In the simulation of stiff problems, such as fluid flows at high Reynolds numbers, the efficiency of explicit time integration is significantly limited by the need to use very small time steps. To alleviate this limitation and to accelerate compressible flow simulations based on high-order spectral/$hp$ element methods, an implicit time integration method is developed using singly diagonally implicit Runge-Kutta temporal discretization schemes combined with a Jacobian-free Newton Krylov (JFNK) method. This thesis studies several topics influencing the efficiency, accuracy and robustness of the solver. Firstly, an efficient partially matrix-free block relaxed Jacobi (BRJ) preconditioner is proposed, in which the Jacobian matrix and preconditioning matrices are properly approximated based on studies of their influences on convergence. The preconditioner only forms and stores the diagonal part of the Jacobian matrix while the off-diagonal operators are calculated on the fly. Used together with techniques such as using single precision data, the BRJ can largely reduce the memory consumption when compared with matrix-based ones like incomplete LU factorization preconditioners (ILU). To further accelerate the solver, influences of different parts of the flux Jacobian on the preconditioning effects are studied and terms with minor influences are neglected. This reduces the computational cost of the BRJ preconditioner by about 3 times while maintaining similar preconditioning effects. Secondly, adaptive strategies for a suitable choice of some free parameters are designed to maintain temporal accuracy and relatively high efficiency. The several free parameters in the implicit solver have significant influences on the accuracy, efficiency and stability. Therefore, designing proper strategies in choosing them is essential for developing a robust general purpose solver. Based on the idea of constructing proper relations between the temporal, spatial and iterative errors, adaptive strategies are designed for determining the [...]Zhenguo Yan, Spencer Sherwin, Joaquim Peirowork_66r3qpsjmvg55cjrpqqzxhgoneFri, 15 Jul 2022 00:00:00 GMTWhy diffusion-based preconditioning of Richards equation works: spectral analysis and computational experiments at very large scale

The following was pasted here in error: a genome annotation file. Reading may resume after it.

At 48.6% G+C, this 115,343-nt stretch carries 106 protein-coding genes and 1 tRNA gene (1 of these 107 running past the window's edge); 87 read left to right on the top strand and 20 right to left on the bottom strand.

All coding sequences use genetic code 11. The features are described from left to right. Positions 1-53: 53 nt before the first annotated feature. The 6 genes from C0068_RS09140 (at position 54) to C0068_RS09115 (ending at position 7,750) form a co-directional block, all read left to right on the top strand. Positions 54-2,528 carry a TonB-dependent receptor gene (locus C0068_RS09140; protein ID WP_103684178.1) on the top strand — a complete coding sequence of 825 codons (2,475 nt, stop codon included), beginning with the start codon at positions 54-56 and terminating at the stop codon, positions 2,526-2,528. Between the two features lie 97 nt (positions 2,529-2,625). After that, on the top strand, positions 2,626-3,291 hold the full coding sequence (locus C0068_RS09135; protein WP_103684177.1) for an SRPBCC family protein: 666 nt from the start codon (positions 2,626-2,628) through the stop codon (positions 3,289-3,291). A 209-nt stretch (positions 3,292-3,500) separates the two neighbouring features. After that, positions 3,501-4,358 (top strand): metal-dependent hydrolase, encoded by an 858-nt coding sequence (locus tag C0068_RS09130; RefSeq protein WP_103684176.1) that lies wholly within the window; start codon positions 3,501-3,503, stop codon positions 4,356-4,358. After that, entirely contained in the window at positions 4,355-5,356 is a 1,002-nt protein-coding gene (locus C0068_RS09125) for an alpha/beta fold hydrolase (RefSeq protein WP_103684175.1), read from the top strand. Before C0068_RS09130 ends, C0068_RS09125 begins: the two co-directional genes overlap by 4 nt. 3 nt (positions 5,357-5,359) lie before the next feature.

https://scholar.archive.org/work/rarsysr2ijad7f4biptirnuuni